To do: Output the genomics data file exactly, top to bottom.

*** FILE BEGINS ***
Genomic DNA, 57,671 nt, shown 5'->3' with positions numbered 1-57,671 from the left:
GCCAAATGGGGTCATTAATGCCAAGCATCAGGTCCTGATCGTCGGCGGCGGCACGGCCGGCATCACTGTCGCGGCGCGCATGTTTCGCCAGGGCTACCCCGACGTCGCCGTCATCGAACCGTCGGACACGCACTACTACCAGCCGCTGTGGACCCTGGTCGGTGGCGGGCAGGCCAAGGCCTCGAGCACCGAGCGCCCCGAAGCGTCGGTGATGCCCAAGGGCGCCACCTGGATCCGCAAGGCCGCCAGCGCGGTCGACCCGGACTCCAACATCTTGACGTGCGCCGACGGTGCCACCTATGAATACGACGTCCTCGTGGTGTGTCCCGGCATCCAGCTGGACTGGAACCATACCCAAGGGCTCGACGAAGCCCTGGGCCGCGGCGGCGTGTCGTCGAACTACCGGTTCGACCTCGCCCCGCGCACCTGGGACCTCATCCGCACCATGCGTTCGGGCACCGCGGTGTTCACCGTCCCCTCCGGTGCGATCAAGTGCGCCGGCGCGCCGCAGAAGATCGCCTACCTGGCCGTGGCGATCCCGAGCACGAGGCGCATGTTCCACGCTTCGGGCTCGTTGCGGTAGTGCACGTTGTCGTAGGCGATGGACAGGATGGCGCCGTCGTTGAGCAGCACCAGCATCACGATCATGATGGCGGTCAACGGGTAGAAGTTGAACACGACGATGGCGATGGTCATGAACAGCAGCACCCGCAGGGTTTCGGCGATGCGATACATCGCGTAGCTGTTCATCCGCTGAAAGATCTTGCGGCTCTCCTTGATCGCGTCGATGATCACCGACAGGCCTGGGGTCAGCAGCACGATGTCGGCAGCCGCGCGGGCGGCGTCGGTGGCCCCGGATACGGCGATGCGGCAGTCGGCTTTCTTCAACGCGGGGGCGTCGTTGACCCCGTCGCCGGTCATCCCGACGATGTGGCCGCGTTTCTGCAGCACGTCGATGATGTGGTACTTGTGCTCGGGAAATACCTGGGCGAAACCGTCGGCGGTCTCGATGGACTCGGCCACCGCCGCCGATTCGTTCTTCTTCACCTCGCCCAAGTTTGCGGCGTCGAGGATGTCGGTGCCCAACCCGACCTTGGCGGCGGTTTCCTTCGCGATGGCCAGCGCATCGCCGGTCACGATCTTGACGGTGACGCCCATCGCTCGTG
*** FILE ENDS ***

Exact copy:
Genomic DNA, 57,671 nt, shown 5'->3' with positions numbered 1-57,671 from the left:
GCCAAATGGGGTCATTAATGCCAAGCATCAGGTCCTGATCGTCGGCGGCGGCACGGCCGGCATCACTGTCGCGGCGCGCATGTTTCGCCAGGGCTACCCCGACGTCGCCGTCATCGAACCGTCGGACACGCACTACTACCAGCCGCTGTGGACCCTGGTCGGTGGCGGGCAGGCCAAGGCCTCGAGCACCGAGCGCCCCGAAGCGTCGGTGATGCCCAAGGGCGCCACCTGGATCCGCAAGGCCGCCAGCGCGGTCGACCCGGACTCCAACATCTTGACGTGCGCCGACGGTGCCACCTATGAATACGACGTCCTCGTGGTGTGTCCCGGCATCCAGCTGGACTGGAACCATACCCAAGGGCTCGACGAAGCCCTGGGCCGCGGCGGCGTGTCGTCGAACTACCGGTTCGACCTCGCCCCGCGCACCTGGGACCTCATCCGCACCATGCGTTCGGGCACCGCGGTGTTCACCGTCCCCTCCGGTGCGATCAAGTGCGCCGGCGCGCCGCAGAAGATCGCCTACCTGGCCGTGGCGATCCCGAGCACGAGGCGCATGTTCCACGCTTCGGGCTCGTTGCGGTAGTGCACGTTGTCGTAGGCGATGGACAGGATGGCGCCGTCGTTGAGCAGCACCAGCATCACGATCATGATGGCGGTCAACGGGTAGAAGTTGAACACGACGATGGCGATGGTCATGAACAGCAGCACCCGCAGGGTTTCGGCGATGCGATACATCGCGTAGCTGTTCATCCGCTGAAAGATCTTGCGGCTCTCCTTGATCGCGTCGATGATCACCGACAGGCCTGGGGTCAGCAGCACGATGTCGGCAGCCGCGCGGGCGGCGTCGGTGGCCCCGGATACGGCGATGCGGCAGTCGGCTTTCTTCAACGCGGGGGCGTCGTTGACCCCGTCGCCGGTCATCCCGACGATGTGGCCGCGTTTCTGCAGCACGTCGATGATGTGGTACTTGTGCTCGGGAAATACCTGGGCGAAACCGTCGGCGGTCTCGATGGACTCGGCCACCGCCGCCGATTCGTTCTTCTTCACCTCGCCCAAGTTTGCGGCGTCGAGGATGTCGGTGCCCAACCCGACCTTGGCGGCGGTTTCCTTCGCGATGGCCAGCGCATCGCCGGTCACGATCTTGACGGTGACGCCCATCGCTCGTG